What is your dog's skin microbiome
Your dog's skin microbiome or skin flora is its main line of defence against external pathogens. Think of it as an army-one with 'healthy' micro-organisms as soldiers, ranging from viruses to fungi to bacteria. By the way, and this goes for both humans and dogs, these organisms are essential for good health and are abundant on the skin, in the intestines and in the vagina.
Many factors influence the composition of the skin microbiome:
medication, antibiotics, shampoo and other skin or fur products
If your dog's skin microbiome is disturbed, its skin's defence system is weakened. The risk of skin allergies, eczema and inflammations increases, causing your dog to suffer from a permanent itch (1-4).
This is how you keep your dog's skin (microbiome) healthy
Wash your dog as little as possible
If you do wash him or her, use a microbiome-friendly shampoo-one especially designed for dogs. With most shampoos, your dog's skin will need seven (!) days to recover. Although antiseptic and antibacterial shampoos may be necessary in some cases, they do kill all the good soldiers in the microbiome. So only use such shampoos in consultation with your vet.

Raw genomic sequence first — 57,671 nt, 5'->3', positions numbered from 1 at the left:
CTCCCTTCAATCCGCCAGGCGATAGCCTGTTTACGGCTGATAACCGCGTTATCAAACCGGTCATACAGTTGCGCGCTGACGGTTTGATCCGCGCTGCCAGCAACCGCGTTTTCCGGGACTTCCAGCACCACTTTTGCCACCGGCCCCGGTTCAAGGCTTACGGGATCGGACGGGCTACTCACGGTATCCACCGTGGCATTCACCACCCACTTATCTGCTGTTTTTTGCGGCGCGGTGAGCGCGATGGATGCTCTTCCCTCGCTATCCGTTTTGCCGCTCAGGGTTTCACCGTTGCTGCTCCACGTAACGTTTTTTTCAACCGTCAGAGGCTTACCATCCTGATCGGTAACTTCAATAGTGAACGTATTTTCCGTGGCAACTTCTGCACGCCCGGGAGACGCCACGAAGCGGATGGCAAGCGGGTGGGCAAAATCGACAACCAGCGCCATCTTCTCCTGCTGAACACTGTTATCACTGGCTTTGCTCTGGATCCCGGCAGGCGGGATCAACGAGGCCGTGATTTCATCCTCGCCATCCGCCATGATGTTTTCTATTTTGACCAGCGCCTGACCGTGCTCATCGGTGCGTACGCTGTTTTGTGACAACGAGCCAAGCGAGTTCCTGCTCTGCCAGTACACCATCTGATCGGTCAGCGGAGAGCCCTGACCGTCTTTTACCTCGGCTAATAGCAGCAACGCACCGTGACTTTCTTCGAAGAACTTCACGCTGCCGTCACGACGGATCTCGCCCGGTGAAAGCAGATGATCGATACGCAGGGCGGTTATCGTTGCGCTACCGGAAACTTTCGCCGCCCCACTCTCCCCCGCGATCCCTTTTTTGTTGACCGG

Only use antibiotics when you really have to
Antibiotics not only kill the bad bacteria, but also the good ones. So avoid them when you can.
Give your dog the right food
Poor nutrition is the cause of many skin problems. Call your vet and find out what kind of food your dog will benefit from. Supplement your dog with essential nutrients to feed the skin from the inside out. Immune & Tune is packed with these essential nutrients: vitamin B, omega-3 fatty acids (DHA & EPA) and Zinc.
Rodrigues Hoffmann A. Het cutane ecosysteem: de rol van het huidmicrobioom in gezondheid en zijn associatie met inflammatoire huidaandoeningen bij mens en dier. Vet Dermatol. 2017;28(1):60-e15. doi:10.1111/vde.12408
Hakanen E, Lehtim√§ki J, Salmela E, et al. Urban environment predisposes dogs and their owners to allergic symptoms. Sci Rep. 2018;8(1):1-9. doi:10.1038/s41598-018-19953-3
Santoro D, Rodrigues Hoffmann A. Canine and Human Atopic Dermatitis: Twee gezichten van dezelfde gastheer-microbe interactie. J Invest Dermatol. 2016;136(6):1087-1089. doi:10.1016/j.jid.2016.03.015
Chermprapai S, Ederveen THA, Broere F, et al. The bacterial and fungal microbiome of the skin of healthy dogs and dogs with atopic dermatitis and the impact of topical antimicrobial therapy, an exploratory study. Vet Microbiol. 2019;229(September 2018):90-99. doi:10.1016/j.vetmic.2018.12.022